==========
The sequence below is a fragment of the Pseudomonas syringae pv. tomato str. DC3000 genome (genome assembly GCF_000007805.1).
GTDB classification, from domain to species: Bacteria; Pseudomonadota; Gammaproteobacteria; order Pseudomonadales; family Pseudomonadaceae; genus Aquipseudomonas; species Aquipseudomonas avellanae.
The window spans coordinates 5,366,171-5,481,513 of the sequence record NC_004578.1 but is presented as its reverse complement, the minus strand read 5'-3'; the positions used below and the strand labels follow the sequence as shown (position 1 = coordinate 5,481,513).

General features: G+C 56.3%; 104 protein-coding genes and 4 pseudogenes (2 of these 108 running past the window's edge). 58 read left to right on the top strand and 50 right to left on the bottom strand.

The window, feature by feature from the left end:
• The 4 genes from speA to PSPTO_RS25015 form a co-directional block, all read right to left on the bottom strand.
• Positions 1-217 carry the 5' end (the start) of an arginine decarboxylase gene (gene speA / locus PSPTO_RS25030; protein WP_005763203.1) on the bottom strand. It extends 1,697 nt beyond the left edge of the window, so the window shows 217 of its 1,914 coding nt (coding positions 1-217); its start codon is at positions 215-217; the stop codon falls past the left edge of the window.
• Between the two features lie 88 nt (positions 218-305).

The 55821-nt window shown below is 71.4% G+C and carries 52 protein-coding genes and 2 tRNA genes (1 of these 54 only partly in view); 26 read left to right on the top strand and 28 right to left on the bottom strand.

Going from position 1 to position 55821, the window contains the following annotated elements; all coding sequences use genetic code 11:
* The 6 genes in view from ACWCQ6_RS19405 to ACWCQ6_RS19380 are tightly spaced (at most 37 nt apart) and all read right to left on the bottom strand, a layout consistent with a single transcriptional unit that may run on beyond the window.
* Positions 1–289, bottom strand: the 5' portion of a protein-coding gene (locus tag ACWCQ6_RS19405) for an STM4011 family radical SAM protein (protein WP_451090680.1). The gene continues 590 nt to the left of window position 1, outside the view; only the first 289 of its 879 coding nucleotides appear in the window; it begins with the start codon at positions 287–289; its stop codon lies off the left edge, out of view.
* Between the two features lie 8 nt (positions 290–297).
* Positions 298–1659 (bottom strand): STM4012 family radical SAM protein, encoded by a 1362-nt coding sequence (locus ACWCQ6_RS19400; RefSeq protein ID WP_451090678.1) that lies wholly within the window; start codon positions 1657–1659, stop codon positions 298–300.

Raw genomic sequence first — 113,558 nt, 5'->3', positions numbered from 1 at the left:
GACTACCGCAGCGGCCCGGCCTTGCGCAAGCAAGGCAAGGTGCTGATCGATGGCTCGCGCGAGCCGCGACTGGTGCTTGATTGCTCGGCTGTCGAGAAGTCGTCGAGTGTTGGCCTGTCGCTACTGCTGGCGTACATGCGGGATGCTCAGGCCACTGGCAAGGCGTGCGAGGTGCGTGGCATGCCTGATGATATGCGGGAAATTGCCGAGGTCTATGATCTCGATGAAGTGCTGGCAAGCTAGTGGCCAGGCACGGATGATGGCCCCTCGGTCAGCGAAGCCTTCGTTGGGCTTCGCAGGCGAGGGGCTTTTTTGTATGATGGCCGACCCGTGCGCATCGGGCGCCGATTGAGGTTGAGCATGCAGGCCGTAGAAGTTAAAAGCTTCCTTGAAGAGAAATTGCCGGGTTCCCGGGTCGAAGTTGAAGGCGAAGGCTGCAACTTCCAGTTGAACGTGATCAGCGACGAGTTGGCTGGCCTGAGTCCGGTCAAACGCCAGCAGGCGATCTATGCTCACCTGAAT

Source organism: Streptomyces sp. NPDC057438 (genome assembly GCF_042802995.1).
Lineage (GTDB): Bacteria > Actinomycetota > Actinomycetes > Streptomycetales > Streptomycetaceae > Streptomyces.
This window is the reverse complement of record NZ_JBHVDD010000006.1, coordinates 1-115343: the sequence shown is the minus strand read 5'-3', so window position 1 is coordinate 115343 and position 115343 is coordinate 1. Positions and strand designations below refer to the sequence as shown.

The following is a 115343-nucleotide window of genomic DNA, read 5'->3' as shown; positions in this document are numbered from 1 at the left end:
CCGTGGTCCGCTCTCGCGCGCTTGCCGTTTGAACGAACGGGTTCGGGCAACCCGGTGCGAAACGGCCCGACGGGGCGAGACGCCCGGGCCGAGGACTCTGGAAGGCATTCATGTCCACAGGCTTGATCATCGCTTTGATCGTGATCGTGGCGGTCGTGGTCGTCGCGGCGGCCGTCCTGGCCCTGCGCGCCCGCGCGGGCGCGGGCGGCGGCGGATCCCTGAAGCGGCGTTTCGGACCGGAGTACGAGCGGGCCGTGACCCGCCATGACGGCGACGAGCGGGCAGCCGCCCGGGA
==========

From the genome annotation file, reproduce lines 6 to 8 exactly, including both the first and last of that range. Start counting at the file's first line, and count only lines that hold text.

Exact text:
• The 4 genes from speA to PSPTO_RS25015 form a co-directional block, all read right to left on the bottom strand.
• Positions 1-217 carry the 5' end (the start) of an arginine decarboxylase gene (gene speA / locus PSPTO_RS25030; protein WP_005763203.1) on the bottom strand. It extends 1,697 nt beyond the left edge of the window, so the window shows 217 of its 1,914 coding nt (coding positions 1-217); its start codon is at positions 215-217; the stop codon falls past the left edge of the window.
• Between the two features lie 88 nt (positions 218-305).